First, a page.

Newsletter 9

2004 copyright Sue Walters
   How odd the friendships we make over the Internet are. I mean, I have met literally hundreds of people by distance, connected only through a few wires and an interest in an obscure art form. Just about every single one of them has written kindly to me and I return that kindness when writing back. We share ideas and thoughts and passions and sometimes we even share parts of our lives with each other. Some of these people I get to know better than others, and some of them become my friends...all via two computer screens and some tapping of keys. What a funny world it now is that you can make friends with a person this way and be profoundly saddened when they die and yet you have never heard their voice or know how tall they are...or what colour their eyes are.
   I didn't know any of these things about Jan Farrar but she was a friend to me as well as to many other pyrographers, animals lovers and people around the world.
   We all knew and met Jan in much the same way, by tapping some keys in response to some such thing being asked or answered. I was trying to remember today just what my first contact with Jan was and I'm blowed if I can think exactly what, but I have no doubt it would have been an email from her asking me about how I burnt dog hair texture. And that just has to make me smile because if there was two things Jan was mad keen crazy about, it was dogs and her pyrography:)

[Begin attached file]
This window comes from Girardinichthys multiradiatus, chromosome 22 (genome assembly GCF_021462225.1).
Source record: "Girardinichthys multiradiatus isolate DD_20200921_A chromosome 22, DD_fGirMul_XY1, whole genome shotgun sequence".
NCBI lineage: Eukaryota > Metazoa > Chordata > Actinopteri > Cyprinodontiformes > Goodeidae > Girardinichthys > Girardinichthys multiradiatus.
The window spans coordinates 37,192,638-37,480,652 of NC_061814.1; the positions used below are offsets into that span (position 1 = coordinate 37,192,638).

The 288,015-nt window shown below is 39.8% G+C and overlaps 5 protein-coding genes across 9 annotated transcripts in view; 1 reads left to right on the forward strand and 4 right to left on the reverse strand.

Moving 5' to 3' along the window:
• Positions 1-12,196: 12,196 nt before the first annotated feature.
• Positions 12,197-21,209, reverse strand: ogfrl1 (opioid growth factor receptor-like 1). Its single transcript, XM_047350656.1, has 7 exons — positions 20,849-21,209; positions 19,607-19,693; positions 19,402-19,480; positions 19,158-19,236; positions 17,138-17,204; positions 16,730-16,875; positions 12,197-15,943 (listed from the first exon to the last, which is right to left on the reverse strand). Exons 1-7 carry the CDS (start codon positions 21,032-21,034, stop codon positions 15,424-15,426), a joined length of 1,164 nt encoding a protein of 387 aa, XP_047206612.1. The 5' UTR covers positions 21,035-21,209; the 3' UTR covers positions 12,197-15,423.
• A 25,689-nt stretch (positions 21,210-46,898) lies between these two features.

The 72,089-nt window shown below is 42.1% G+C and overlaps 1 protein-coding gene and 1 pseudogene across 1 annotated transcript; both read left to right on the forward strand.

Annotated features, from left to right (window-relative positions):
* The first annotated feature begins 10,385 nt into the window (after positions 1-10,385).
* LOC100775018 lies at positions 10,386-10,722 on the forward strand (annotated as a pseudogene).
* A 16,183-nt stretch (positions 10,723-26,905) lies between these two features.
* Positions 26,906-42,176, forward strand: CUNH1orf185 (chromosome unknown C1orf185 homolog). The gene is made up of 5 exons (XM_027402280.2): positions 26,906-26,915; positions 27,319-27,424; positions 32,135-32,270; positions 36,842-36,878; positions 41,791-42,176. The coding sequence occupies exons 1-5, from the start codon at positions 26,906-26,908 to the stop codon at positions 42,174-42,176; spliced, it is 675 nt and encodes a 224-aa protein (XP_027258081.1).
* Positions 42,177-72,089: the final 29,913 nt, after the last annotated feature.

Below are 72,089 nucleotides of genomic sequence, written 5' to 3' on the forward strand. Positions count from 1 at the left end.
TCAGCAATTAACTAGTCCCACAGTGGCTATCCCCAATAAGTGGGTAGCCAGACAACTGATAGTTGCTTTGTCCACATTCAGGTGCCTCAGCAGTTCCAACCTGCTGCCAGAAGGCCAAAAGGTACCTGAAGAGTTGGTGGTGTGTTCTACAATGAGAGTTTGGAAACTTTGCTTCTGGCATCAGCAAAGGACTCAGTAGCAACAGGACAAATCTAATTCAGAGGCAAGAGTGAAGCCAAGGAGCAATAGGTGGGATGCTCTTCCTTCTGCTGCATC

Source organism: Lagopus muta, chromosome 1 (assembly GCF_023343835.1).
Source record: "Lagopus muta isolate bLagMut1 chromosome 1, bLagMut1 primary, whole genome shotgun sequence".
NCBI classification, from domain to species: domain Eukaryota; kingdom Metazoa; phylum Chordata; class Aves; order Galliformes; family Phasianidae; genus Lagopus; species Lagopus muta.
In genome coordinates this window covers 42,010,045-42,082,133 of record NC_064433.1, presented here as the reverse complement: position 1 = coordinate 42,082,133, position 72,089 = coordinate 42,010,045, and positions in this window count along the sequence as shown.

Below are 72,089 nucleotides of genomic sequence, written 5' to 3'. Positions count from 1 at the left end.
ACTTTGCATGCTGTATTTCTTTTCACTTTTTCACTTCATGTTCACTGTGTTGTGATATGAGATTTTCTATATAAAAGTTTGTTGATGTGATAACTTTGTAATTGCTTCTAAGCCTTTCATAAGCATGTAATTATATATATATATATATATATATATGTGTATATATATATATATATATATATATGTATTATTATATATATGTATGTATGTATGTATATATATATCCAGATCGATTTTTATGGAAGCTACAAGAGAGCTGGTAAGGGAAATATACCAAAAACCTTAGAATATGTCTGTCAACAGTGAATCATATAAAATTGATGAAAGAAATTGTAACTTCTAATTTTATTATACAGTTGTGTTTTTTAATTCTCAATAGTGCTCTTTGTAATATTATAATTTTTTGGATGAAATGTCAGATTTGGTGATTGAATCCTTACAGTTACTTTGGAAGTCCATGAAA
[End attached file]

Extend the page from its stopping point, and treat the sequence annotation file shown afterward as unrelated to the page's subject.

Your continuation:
I answer all my Email eventually, so I know I wrote back, then she forward, me back and so on. Initially it was about pyrography, then about her Mum and my Mum, then about our dogs, then about health scares, just kept it does on the Email.
   I remember how kind she was when my mate Dorji died and that she understood how it can hurt to lose your best doggie friend. She sent me the rainbow bridge thingee, which I had never seen before and of course it made me blubber like a baby, but in a good way.
   I remember how she always asked after my Mum and how she understood the stresses of that situation because she had been going through it herself.
   I remember how kind she was about my work and how modest she was about her own. From the moment Jan began to burn she tried to be better...impatiently at times. I wonder if she understood how far she had come in such a short time? The people at the pyro groups sure told her, so I hope she believed us. The people who proudly hang her work on their walls must also know how lucky they are to have a Jan Farrar original.
   I remember how keen she was in the discussion groups; how polite; how helpful. she put us in a frenzy when she asked us how to burn white!
   I remember when she told me there was nothing more that could be done. How her biggest fear was for her dogs to find good homes. (They did:))
   I didn't need to know the colour of Jan's eyes to know she was kind and even and gentle and helpful and compassionate...a great burner and a dear friend. What's more, I'm not alone in knowing this or alone in being saddened that I won't see her words or art again.
   The Internet is a funny place to make friends, but we do and we are...and we are better off for it.